To the southern end of Taklamkan Desert there had been an oasis, through which the Niya river quietly flew from the Kunlun Mountains.By the river lived the ancient people of the kingdom of Jingjue. The dense forests along the river as if told the prosperity of those years.
According to the history book Han-shu(History of Western Han Dynasty),Jingjue was a small country of a population of only 3360 and an army of 500. In the early period of Eastern Han Dynasty, Jingjue and other small countries gradually went on the decline and fell into decay. For the country of Jingjue in the depth of Taklamkan Desert, the greater threat was the deteriorating of environment. The irrigation system became ineffective; the quicksand ran rampant; and the original oasis disappeared altogether. Jingjue faced a severe test for its survival. Just as Lolan, Niya and Jingjue were both destined to the the extinction.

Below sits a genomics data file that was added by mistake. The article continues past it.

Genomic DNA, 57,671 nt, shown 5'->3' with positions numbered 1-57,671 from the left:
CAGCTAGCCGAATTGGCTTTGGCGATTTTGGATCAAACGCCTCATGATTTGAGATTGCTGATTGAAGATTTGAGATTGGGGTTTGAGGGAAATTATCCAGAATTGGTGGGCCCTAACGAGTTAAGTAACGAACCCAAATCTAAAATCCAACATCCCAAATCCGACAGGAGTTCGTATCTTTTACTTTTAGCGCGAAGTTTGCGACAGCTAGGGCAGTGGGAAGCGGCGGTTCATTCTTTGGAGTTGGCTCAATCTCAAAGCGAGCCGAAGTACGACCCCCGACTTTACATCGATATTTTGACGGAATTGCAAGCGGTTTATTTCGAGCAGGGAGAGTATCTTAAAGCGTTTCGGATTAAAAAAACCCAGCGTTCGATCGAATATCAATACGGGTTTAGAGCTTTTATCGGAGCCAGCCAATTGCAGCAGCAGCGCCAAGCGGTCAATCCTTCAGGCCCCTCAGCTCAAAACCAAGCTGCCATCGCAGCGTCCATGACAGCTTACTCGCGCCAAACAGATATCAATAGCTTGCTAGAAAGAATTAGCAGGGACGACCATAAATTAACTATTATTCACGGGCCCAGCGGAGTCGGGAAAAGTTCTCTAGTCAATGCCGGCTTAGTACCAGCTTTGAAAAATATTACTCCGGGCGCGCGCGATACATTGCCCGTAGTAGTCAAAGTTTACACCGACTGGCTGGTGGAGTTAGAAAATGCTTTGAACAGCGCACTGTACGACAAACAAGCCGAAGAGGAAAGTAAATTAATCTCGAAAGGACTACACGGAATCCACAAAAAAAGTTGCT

In the January 1901, Stein for the first time made an exploration to the territory of Hotan along the southern section of the Silk Road and discovered ruins of an ancient city. He excavated the building sites and found lots of valuable relics. The unearthed cultural relics showed, the country of Jingjue experienced a long period of prosperity. It was enriched by the influences of both Eastern and Western culture as trade exchanges of the Silk Road. It had many magnificent buildings with fine sculptures. Some of the inscribed wooden slip with Chinese characters were related to land business contracts, which indicated the strong impact of Han Culture and reflected the effective control from the central Chinese authority over the administrative affairs in this area.